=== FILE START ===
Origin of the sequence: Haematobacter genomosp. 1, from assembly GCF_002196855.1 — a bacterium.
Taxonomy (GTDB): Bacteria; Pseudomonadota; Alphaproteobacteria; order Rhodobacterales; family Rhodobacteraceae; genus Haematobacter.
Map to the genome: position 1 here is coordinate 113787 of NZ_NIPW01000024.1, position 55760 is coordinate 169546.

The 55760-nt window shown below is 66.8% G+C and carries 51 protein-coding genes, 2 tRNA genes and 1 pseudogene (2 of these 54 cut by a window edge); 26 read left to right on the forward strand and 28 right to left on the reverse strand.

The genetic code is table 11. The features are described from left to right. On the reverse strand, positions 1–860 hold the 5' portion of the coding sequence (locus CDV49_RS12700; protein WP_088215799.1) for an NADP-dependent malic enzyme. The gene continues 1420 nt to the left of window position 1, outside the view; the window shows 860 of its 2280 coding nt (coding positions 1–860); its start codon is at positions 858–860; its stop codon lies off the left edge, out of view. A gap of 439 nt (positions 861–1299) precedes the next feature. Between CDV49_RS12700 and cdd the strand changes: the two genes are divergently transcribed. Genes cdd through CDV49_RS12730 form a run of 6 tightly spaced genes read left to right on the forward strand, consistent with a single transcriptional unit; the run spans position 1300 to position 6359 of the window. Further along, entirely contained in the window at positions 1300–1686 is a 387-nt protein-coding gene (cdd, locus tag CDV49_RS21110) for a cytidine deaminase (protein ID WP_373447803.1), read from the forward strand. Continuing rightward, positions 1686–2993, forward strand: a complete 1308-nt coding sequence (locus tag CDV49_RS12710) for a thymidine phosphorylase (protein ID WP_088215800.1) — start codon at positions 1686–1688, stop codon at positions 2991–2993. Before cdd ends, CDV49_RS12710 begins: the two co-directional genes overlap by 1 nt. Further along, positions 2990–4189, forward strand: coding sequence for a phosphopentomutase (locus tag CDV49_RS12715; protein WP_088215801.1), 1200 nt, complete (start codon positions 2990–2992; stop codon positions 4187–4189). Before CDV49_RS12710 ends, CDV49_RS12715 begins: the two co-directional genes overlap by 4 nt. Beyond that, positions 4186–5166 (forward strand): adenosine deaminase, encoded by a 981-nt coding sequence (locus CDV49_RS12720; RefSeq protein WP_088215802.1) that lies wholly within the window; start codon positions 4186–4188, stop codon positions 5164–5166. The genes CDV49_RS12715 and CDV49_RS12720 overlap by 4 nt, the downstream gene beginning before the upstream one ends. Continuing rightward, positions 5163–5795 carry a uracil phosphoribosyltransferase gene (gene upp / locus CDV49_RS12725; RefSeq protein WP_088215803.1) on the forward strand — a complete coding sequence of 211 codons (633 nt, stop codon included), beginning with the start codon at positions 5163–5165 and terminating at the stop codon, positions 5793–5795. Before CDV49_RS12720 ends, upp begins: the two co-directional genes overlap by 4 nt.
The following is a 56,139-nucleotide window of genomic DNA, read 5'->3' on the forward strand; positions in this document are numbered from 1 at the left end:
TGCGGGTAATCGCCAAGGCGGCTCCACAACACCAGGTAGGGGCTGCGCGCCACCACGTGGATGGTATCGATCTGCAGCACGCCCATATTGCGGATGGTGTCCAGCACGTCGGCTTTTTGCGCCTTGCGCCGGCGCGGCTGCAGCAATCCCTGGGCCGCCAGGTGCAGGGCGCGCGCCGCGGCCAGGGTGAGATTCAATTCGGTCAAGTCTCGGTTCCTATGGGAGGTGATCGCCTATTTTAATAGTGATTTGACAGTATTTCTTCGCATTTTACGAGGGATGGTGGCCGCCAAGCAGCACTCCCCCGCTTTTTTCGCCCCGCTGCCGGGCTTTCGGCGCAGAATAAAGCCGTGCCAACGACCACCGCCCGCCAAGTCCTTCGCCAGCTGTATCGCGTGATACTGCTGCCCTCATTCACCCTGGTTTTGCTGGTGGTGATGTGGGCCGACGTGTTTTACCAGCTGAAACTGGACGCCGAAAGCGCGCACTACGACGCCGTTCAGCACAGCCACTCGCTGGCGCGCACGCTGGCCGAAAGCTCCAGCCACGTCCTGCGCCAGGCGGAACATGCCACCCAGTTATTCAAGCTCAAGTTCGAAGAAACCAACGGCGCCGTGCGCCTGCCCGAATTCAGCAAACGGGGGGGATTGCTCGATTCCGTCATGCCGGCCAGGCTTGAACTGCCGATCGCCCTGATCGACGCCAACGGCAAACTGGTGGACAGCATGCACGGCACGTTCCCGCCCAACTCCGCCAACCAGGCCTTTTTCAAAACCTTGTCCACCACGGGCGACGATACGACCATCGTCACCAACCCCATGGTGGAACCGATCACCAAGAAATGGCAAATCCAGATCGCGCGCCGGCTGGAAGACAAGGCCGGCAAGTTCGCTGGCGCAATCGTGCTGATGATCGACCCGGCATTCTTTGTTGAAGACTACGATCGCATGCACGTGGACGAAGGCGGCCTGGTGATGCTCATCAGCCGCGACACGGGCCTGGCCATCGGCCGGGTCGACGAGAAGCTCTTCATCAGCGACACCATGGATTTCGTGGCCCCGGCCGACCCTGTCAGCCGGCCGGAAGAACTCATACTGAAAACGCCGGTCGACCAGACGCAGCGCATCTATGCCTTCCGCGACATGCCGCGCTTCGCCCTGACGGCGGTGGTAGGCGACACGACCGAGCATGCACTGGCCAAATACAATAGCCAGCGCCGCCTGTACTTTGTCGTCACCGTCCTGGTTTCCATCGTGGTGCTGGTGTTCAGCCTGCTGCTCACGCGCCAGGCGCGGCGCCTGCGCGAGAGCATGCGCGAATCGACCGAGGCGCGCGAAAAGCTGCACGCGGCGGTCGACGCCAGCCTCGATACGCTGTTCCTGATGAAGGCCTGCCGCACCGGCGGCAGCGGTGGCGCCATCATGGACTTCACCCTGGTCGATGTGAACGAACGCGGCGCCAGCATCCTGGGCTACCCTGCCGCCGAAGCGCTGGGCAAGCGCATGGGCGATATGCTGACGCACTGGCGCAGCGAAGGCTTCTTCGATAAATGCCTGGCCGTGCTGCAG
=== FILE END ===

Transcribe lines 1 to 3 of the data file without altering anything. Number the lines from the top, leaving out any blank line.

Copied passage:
Origin of the sequence: Haematobacter genomosp. 1, from assembly GCF_002196855.1 — a bacterium.
Taxonomy (GTDB): Bacteria; Pseudomonadota; Alphaproteobacteria; order Rhodobacterales; family Rhodobacteraceae; genus Haematobacter.
Map to the genome: position 1 here is coordinate 113787 of NZ_NIPW01000024.1, position 55760 is coordinate 169546.